The Human Rights Act is a lifesaving piece of legislation for women, so why, asks Jennifer Hudson, is the Prime Minister so keen to scrap it?
This is a guest post by Jennifer Hudson, freelance writer, non-profit communications professional and global feminist
In recent years, no story has haunted me more than that of Anne-Marie Ellement, the soldier in the British Military Police who was bullied after she reported being raped by two colleagues, and subsequently took her own life. With support from Liberty, Anne-Marie’s family used the Human Rights Act to demand a fresh inquest into her death after the first investigation resulted in the two corporals being cleared of all charges. Details of extreme harassment emerged, with the Royal Military Police forced to admit their mistakes and apologise unreservedly. This is just one example of why we should be terrified by Theresa May’s plan to abolish the Act.
Replacing the Human Rights Act with a British Bill of Rights and Responsibilities was a Conservative manifesto pledge in 2010 and 2015. According to their 2014 proposal ‘Protecting Human Rights in the UK’, our human rights are not currently ‘credible’, the Act is ‘Labour’s Human Rights Act’ and we need to ‘restore common sense and put Britain first’. And yet 164 organisations, including barristers’ chambers, NGOs and charities, are so worried that in December they sent an open letter urging May not to go ahead with the proposal.
May is also determined to remove Britain from the European Court of Human Rights. Dr Tobias Lock, Senior Lecturer in EU Law at Edinburgh University, thinks the reason for this is to make sure people whose cases are not supported by the new British Bill of Rights are not then able to take them to the European Court and win. All this is going to kick off in 2020, when May campaigns for re-election.
There has been absolutely no discussion so far about how the new British Bill will support women, with a focus instead on ‘limiting the use of human rights law to the most serious of cases’. What qualifies as ‘serious’? Do bullying, sexual coercion or abuse count?
In these instances, it is in the perpetrator’s interest not to get caught, so they often manipulate people and lie. Strong human rights law can help people get to the bottom of what is really going on, as in the case of John Worboys, who was secretly raping as many as 100 women under the very noses of the police. Article 3 of the Human Rights Act was used to hold the Met liable for not believing the women who reported him. Currently, 65 women victims of the vile sexual grooming in Rotherham are using the Human Rights Act to argue that officers ignored what was happening in the town.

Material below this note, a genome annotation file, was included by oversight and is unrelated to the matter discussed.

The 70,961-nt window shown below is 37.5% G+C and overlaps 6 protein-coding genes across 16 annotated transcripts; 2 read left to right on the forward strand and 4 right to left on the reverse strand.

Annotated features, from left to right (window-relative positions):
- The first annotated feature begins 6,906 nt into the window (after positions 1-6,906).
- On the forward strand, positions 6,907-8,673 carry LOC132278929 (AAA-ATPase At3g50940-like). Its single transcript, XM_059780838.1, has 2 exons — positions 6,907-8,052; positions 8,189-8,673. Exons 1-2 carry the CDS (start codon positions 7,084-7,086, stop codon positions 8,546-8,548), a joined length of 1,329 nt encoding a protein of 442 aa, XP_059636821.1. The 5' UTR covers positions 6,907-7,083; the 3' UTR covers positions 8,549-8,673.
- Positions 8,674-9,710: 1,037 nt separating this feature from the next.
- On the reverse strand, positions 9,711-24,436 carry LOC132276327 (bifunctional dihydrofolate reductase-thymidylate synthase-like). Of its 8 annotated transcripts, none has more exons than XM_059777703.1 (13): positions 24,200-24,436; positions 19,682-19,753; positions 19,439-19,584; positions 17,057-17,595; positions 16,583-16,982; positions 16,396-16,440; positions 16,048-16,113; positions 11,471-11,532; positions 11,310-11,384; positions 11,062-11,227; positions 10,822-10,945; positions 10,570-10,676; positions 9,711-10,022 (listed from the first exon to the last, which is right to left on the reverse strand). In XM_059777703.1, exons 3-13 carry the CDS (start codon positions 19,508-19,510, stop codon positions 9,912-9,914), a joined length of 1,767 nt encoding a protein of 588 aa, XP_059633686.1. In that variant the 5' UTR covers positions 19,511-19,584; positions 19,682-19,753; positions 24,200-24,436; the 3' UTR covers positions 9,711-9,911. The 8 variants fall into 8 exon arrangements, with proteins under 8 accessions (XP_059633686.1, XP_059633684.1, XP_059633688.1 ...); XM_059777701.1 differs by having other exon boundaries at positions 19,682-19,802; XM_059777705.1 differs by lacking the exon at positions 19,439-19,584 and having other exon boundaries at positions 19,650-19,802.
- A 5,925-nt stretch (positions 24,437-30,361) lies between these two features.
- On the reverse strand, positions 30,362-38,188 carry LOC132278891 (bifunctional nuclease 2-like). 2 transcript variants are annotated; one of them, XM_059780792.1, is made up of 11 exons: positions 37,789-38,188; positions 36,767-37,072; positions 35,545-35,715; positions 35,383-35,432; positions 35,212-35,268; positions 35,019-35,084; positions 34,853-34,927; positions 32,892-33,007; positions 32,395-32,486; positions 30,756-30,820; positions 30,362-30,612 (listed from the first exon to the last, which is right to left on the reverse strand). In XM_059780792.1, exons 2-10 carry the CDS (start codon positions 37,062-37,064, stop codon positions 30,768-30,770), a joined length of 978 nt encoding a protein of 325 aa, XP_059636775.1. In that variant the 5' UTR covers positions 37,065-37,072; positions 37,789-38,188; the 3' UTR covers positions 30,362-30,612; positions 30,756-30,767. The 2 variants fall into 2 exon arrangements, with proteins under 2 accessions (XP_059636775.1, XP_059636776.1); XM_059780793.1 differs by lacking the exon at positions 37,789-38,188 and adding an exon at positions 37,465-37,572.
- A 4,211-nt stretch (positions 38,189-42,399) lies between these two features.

The state of women’s rights in the UK is terrible. Only 5.7% of rapes result in a conviction. One woman is killed every three days by a current or former partner. In December, a report revealed that 436 allegations of abuse of authority for sexual gain have been made against the police. Less than half of the cases were reported to the Independent Police Complaints Commission.
And then there’s Yarl’s Wood. The widespread abuse of women at this immigration detention centre was revealed in 2015 by Channel Four’s undercover reporting and the HM Inspectorate of Prisons report. Today, up to 400 women are held there and complaints range from invasions of privacy and routine humiliation to allegations of rape and sexual assault. Article 5 is currently being used to argue that one woman has been unlawfully detained. She was abducted, raped and tortured in Democratic Republic of Congo before arriving in the UK, yet was monitored by a male officer in Yarl’s Wood without any assessment of her mental health, and was also accused of lying.
436 allegations of abuse of power for sexual gain. 65 women victims in Rotherham. 400 women detained in Yarl’s Wood. These are not small numbers. The Human Rights Act has come to the rescue of countless women and has the potential to support thousands more. Getting rid of it for a bill we know nothing about is alarming, to say the least.
According to May our new rights will be uniquely British. But the recent women’s marches showed that global feminism can be incredibly powerful and many issues, such as sex trafficking and immigration, cut across borders. The vote in favour of the Istanbul Convention last week is a big step forward and demonstrates that many MPs are prepared to work with Europe to tackle violence against women. But there is still a long way to go.
It amazes me that in this climate May is putting Britain not women first. We need to start asking questions now and put any further detailed proposals under the spotlight. We also need to shout about how the Human Rights Act has been a lifesaving piece of legislation for so many. After all, 2020 is only three short years away.
Image depicts a sign saying ‘Girls just wanna have fundamental human rights’. Courtesy Mikeledray/Shutterstock.com